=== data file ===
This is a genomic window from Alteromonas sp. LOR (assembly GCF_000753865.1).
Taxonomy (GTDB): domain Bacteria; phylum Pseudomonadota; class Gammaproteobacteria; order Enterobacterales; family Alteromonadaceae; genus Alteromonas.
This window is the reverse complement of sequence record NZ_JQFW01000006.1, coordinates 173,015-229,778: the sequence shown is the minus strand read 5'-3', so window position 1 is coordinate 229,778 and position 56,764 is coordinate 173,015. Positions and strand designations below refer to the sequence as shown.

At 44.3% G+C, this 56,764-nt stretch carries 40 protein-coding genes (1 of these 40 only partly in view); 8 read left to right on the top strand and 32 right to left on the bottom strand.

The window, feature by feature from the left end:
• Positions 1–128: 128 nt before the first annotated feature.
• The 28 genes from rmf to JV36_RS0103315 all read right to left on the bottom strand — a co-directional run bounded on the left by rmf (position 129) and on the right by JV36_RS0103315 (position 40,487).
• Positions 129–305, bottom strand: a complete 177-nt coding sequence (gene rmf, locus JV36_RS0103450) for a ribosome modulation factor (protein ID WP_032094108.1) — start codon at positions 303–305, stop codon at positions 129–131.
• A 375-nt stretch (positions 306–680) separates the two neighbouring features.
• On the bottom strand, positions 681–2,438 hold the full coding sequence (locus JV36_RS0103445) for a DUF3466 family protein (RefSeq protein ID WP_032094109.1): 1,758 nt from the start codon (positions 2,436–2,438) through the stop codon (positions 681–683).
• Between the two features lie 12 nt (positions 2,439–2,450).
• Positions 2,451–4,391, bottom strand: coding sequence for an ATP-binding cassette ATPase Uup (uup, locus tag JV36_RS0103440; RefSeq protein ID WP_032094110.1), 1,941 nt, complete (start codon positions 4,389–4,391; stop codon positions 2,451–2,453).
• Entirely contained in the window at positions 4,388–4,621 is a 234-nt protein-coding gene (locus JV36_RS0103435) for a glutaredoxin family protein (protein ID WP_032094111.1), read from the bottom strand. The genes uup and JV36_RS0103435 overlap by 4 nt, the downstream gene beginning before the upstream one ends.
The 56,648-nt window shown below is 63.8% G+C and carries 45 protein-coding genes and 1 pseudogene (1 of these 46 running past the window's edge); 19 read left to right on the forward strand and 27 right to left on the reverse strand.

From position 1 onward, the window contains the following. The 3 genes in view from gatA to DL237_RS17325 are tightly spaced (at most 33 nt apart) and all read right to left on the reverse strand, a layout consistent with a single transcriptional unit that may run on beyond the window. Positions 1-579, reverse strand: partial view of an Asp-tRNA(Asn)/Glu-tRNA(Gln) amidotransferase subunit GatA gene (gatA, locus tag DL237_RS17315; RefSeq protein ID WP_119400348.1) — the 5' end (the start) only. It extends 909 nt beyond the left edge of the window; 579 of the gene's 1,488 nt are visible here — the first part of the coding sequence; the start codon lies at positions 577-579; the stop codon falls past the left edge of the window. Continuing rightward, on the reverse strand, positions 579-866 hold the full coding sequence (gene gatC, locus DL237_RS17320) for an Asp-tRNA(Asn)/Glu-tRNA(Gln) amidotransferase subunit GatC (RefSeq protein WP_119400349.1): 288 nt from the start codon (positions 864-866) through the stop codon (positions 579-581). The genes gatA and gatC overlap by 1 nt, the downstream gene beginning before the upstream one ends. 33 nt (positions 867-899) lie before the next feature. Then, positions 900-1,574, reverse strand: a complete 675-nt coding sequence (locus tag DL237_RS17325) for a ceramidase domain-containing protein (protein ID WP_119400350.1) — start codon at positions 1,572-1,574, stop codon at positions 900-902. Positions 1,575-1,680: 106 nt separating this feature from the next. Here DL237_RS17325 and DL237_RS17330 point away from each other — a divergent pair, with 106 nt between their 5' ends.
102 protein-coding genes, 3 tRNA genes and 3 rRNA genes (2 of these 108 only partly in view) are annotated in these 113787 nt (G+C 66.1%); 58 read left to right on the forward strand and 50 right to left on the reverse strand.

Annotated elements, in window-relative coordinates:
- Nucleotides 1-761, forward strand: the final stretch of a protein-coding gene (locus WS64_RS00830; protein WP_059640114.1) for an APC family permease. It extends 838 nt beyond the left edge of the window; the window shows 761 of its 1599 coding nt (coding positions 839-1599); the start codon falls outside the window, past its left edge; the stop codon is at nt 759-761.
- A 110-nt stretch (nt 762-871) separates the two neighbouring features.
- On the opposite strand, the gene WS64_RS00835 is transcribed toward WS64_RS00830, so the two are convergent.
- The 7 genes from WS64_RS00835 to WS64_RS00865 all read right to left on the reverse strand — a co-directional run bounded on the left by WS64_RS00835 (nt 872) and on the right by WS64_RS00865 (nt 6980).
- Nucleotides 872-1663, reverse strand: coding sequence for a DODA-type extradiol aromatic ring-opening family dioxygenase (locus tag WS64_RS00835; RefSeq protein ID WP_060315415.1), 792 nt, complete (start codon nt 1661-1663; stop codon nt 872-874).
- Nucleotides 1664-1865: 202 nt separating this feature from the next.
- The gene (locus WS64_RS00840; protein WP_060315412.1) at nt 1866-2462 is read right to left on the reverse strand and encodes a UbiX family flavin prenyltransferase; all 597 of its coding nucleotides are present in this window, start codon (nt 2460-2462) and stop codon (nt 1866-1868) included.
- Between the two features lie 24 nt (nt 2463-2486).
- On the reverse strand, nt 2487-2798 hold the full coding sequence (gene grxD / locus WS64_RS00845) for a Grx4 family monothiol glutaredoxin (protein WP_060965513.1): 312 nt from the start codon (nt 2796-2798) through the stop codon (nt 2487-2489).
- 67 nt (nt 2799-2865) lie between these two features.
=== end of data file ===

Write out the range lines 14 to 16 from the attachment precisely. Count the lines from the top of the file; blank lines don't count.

The 56,648-nt window shown below is 63.8% G+C and carries 45 protein-coding genes and 1 pseudogene (1 of these 46 running past the window's edge); 19 read left to right on the forward strand and 27 right to left on the reverse strand.

From position 1 onward, the window contains the following. The 3 genes in view from gatA to DL237_RS17325 are tightly spaced (at most 33 nt apart) and all read right to left on the reverse strand, a layout consistent with a single transcriptional unit that may run on beyond the window. Positions 1-579, reverse strand: partial view of an Asp-tRNA(Asn)/Glu-tRNA(Gln) amidotransferase subunit GatA gene (gatA, locus tag DL237_RS17315; RefSeq protein ID WP_119400348.1) — the 5' end (the start) only. It extends 909 nt beyond the left edge of the window; 579 of the gene's 1,488 nt are visible here — the first part of the coding sequence; the start codon lies at positions 577-579; the stop codon falls past the left edge of the window. Continuing rightward, on the reverse strand, positions 579-866 hold the full coding sequence (gene gatC, locus DL237_RS17320) for an Asp-tRNA(Asn)/Glu-tRNA(Gln) amidotransferase subunit GatC (RefSeq protein WP_119400349.1): 288 nt from the start codon (positions 864-866) through the stop codon (positions 579-581). The genes gatA and gatC overlap by 1 nt, the downstream gene beginning before the upstream one ends. 33 nt (positions 867-899) lie before the next feature. Then, positions 900-1,574, reverse strand: a complete 675-nt coding sequence (locus tag DL237_RS17325) for a ceramidase domain-containing protein (protein ID WP_119400350.1) — start codon at positions 1,572-1,574, stop codon at positions 900-902. Positions 1,575-1,680: 106 nt separating this feature from the next. Here DL237_RS17325 and DL237_RS17330 point away from each other — a divergent pair, with 106 nt between their 5' ends.
102 protein-coding genes, 3 tRNA genes and 3 rRNA genes (2 of these 108 only partly in view) are annotated in these 113787 nt (G+C 66.1%); 58 read left to right on the forward strand and 50 right to left on the reverse strand.